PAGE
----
From its superb vantage point overlooking the river Teifi, bathed in spring sunshine, we enjoyed a beautifully presented plate of sea bass in lemony caper butter, accompanied by asparagus and a buckwheat salad with mustard dressing.

A gentle walk on the compact, dune-backed Poppit Sands among the families with their windbreakers and plastic buckets was the perfect finale to a restorative lunch.

The sole beach café here is an outpost of Cardigan’s excellent Crwst bakery, which made for a timely coffee stop, while among the fishing tackle at the RNLI shop we found a box of promising second-hand books. And then as we were leaving, we struck real treasure. Driving back up to the village, a sign advertising “pottery” lured us in.

Born locally, Peter Bodenham trained and worked in London before returning home to set up his kiln. A teacher and examiner whose own work has been widely exhibited, the wares on display in his tiny gallery-cum-workshop go well beyond the seaside souvenirs we’d been expecting.

The speckle glaze and shapely bowls, so reminiscent of the sea and geology around us, were too good to leave behind.

But a single taste of the Pembrokeshire coast is never enough. Famed for its glorious beaches, Barafundle Bay on the south coast is one of the loveliest.

Run by the National Trust, and only accessible by a 20-minute yomp from the car park, it’s a postage stamp of golden sand enclosed by cliffs and backed by dunes. After trying to swim but being beaten back by the biting cold, we spotted a pod of dolphins leaping and twisting just offshore as if to mock our human frailty.

If we’d sampled some of the wildest parts of the county in the north, it was time to discover the other extreme, not far from the path’s southernmost point at Amroth.

Narberth is an upmarket town that has developed a reputation for live music. It has a huddle of boutiques crowding around the dinky town hall, now itself a dress shop. Its Michelin Green-starred restaurant, smart delicatessens and annual food festival have made this something of a magnet for gastro-enthusiasts. Our destination was a few miles down the road.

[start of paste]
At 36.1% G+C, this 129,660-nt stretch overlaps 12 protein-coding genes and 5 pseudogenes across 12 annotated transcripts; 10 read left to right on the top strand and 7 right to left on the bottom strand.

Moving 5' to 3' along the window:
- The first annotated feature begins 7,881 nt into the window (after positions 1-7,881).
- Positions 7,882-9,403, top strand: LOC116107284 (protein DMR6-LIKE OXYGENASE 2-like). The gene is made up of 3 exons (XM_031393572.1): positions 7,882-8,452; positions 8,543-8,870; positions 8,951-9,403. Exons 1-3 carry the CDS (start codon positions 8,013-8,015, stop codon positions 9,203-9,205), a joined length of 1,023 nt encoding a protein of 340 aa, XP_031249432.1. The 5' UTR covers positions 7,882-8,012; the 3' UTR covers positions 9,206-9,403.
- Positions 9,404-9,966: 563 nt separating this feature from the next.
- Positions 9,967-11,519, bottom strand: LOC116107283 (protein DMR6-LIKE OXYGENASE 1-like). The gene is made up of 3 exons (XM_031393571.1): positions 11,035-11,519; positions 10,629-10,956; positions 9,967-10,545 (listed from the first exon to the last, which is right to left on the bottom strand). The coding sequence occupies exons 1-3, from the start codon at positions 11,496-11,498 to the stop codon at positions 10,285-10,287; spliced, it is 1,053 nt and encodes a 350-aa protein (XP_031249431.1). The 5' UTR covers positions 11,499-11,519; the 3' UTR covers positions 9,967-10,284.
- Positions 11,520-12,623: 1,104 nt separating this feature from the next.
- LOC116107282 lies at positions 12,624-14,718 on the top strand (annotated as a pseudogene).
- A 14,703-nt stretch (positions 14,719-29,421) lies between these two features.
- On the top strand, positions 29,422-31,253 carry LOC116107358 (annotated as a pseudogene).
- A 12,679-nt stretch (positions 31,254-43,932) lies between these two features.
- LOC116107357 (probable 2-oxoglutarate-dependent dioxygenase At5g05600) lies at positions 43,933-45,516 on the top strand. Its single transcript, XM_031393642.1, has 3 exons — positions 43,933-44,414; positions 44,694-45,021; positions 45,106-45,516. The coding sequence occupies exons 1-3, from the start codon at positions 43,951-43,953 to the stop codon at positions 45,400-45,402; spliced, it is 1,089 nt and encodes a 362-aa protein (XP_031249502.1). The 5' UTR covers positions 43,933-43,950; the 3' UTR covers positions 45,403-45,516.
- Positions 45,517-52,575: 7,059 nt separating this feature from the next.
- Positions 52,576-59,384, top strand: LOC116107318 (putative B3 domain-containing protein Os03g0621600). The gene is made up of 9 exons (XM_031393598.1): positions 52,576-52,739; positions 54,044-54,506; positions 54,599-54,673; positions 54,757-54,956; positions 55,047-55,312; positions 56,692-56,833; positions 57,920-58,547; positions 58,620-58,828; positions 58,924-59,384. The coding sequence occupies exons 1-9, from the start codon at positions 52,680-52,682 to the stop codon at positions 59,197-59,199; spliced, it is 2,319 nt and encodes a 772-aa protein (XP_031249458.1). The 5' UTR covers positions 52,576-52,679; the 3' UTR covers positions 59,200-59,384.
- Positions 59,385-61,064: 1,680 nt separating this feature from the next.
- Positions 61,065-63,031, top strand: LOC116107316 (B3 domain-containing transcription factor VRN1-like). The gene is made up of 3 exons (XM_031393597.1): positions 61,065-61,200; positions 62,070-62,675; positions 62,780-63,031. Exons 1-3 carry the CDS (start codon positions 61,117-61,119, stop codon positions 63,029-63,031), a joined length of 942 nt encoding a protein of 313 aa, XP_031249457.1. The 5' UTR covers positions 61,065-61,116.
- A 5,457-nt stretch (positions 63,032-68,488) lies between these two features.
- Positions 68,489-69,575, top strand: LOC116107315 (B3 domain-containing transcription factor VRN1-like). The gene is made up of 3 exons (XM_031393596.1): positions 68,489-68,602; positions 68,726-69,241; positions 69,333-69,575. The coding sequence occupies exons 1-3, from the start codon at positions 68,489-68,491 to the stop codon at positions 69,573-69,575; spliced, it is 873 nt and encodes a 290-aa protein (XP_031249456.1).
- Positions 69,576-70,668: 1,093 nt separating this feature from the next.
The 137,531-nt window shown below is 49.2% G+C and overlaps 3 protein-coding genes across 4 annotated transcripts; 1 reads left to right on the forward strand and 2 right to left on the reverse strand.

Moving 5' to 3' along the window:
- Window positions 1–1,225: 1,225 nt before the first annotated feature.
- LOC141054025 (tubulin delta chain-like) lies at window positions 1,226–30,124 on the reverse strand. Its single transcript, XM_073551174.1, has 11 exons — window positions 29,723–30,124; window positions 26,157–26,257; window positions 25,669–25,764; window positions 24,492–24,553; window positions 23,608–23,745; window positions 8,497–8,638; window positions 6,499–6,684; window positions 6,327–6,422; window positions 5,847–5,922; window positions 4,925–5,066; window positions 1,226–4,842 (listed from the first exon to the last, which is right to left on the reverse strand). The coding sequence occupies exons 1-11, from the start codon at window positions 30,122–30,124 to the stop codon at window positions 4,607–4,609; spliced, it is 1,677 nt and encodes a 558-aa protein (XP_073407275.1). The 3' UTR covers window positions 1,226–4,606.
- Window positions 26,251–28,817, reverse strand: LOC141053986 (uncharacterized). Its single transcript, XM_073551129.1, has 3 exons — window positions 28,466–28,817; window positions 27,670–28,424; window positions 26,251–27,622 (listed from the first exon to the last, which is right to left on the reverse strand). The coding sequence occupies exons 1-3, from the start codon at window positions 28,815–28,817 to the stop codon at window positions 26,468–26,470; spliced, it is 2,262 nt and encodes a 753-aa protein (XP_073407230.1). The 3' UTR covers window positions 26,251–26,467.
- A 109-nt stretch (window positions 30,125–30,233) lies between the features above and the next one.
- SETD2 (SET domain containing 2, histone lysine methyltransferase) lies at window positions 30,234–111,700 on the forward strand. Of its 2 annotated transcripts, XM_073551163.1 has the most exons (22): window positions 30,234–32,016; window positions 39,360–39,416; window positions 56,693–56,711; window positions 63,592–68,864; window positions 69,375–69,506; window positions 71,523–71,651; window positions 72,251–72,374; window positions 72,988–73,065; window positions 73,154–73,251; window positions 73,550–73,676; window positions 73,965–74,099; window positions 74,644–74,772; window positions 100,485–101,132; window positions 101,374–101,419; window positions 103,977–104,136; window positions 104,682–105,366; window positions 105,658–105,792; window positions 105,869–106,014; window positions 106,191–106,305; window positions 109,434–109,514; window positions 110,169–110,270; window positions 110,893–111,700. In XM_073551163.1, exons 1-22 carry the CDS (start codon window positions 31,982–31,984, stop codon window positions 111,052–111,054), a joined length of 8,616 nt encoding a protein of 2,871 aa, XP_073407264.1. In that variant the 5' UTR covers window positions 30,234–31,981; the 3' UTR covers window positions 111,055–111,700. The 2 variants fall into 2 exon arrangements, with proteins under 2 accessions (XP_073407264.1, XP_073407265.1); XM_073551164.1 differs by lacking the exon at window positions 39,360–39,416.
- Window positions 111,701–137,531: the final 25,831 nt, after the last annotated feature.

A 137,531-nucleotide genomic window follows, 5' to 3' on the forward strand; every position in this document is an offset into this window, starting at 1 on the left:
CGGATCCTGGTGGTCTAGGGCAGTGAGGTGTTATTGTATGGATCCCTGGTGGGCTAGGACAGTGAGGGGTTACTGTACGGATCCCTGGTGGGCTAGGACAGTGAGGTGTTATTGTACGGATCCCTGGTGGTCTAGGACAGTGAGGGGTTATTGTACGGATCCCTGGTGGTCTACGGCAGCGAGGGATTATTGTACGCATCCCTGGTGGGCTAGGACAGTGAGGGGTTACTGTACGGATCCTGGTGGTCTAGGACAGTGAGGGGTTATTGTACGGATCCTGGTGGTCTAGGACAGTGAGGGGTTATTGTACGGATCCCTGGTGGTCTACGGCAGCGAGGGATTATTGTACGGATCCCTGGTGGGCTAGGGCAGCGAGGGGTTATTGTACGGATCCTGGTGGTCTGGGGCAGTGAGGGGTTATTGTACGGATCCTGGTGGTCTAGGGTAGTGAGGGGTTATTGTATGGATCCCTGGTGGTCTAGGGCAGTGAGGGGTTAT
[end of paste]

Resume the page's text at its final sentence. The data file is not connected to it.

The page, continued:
After three nights in our own rural idyll at Damselfly glamping, a cabin reached by a stepping stone path that wound past a chicken coop (where rescue birds laid our breakfast eggs), it was time for some luxury at The Grove.

Passing through iron gates and along the driveway, the whitewashed hotel came into view through the trees, sitting in landscaped grounds beside a pond. Bought in 2007 by Neil and Zoe Kedward, the new owners threw themselves into transforming the wreck into a 25-bedroom country hotel.

Passing through the Arts and Crafts portico, the décor is all neutrals, with plentiful nods to traditional Welsh crafts.

The vintage furniture is of natural woods, there are original art works and tapestries on the walls, and a quiet atmosphere of concerned indulgence. It’s luxurious without being in the least pompous.

Spacious and tasteful, every small detail of our loft-style suite seemed to have been carefully considered – from the locally produced toiletries to the display of Welsh love spoons facing the four-poster bed.

Deciding against the formality of a seven-course tasting menu, we opted for the simpler Artisan brasserie. Our meal began with a spicy, crisp mouthful of sea bream, then moved on to a bowl of the most delicate steamed cod, wrapped in a seaweed skin and accompanied by a tangy wild garlic sauce.

For dessert I chose a lemon tart encased in the lightest of crisp yet crumbly pastries and accompanied by a berry sorbet, while my companion went for a melting crème brulée.

It all felt a long way from our adventures in the wildest corners of west Wales. Truly, civilisation doesn’t come much more refined than this.

Getting There

​Rooms at The Grove at Narberth cost from £255 B&B.

Accommodation at Damselfly Glamping costs from £77 per night.

For more information on the area and coast path, go to